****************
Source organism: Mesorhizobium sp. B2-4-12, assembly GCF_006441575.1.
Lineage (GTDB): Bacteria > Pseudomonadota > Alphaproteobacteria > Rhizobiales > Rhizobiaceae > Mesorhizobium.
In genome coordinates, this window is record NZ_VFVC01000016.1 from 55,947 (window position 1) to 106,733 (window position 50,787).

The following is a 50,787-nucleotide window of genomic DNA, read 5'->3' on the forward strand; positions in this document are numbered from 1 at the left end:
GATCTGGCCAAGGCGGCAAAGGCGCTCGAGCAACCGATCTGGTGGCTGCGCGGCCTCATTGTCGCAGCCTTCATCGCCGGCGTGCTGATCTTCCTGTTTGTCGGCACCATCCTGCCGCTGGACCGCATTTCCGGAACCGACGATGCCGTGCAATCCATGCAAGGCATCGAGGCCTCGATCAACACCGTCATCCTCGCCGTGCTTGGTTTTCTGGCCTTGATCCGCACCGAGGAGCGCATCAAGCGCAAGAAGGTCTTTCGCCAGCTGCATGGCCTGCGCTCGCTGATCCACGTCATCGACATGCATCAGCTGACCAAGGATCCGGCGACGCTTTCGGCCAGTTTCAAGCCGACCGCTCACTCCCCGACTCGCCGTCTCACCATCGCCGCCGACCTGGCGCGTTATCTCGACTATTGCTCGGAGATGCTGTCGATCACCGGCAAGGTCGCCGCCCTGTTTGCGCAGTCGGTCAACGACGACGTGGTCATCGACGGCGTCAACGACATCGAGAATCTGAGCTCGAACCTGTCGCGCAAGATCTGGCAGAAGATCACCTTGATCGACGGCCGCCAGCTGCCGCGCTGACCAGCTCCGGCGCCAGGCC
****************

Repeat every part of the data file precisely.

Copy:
Source organism: Mesorhizobium sp. B2-4-12, assembly GCF_006441575.1.
Lineage (GTDB): Bacteria > Pseudomonadota > Alphaproteobacteria > Rhizobiales > Rhizobiaceae > Mesorhizobium.
In genome coordinates, this window is record NZ_VFVC01000016.1 from 55,947 (window position 1) to 106,733 (window position 50,787).

The following is a 50,787-nucleotide window of genomic DNA, read 5'->3' on the forward strand; positions in this document are numbered from 1 at the left end:
GATCTGGCCAAGGCGGCAAAGGCGCTCGAGCAACCGATCTGGTGGCTGCGCGGCCTCATTGTCGCAGCCTTCATCGCCGGCGTGCTGATCTTCCTGTTTGTCGGCACCATCCTGCCGCTGGACCGCATTTCCGGAACCGACGATGCCGTGCAATCCATGCAAGGCATCGAGGCCTCGATCAACACCGTCATCCTCGCCGTGCTTGGTTTTCTGGCCTTGATCCGCACCGAGGAGCGCATCAAGCGCAAGAAGGTCTTTCGCCAGCTGCATGGCCTGCGCTCGCTGATCCACGTCATCGACATGCATCAGCTGACCAAGGATCCGGCGACGCTTTCGGCCAGTTTCAAGCCGACCGCTCACTCCCCGACTCGCCGTCTCACCATCGCCGCCGACCTGGCGCGTTATCTCGACTATTGCTCGGAGATGCTGTCGATCACCGGCAAGGTCGCCGCCCTGTTTGCGCAGTCGGTCAACGACGACGTGGTCATCGACGGCGTCAACGACATCGAGAATCTGAGCTCGAACCTGTCGCGCAAGATCTGGCAGAAGATCACCTTGATCGACGGCCGCCAGCTGCCGCGCTGACCAGCTCCGGCGCCAGGCC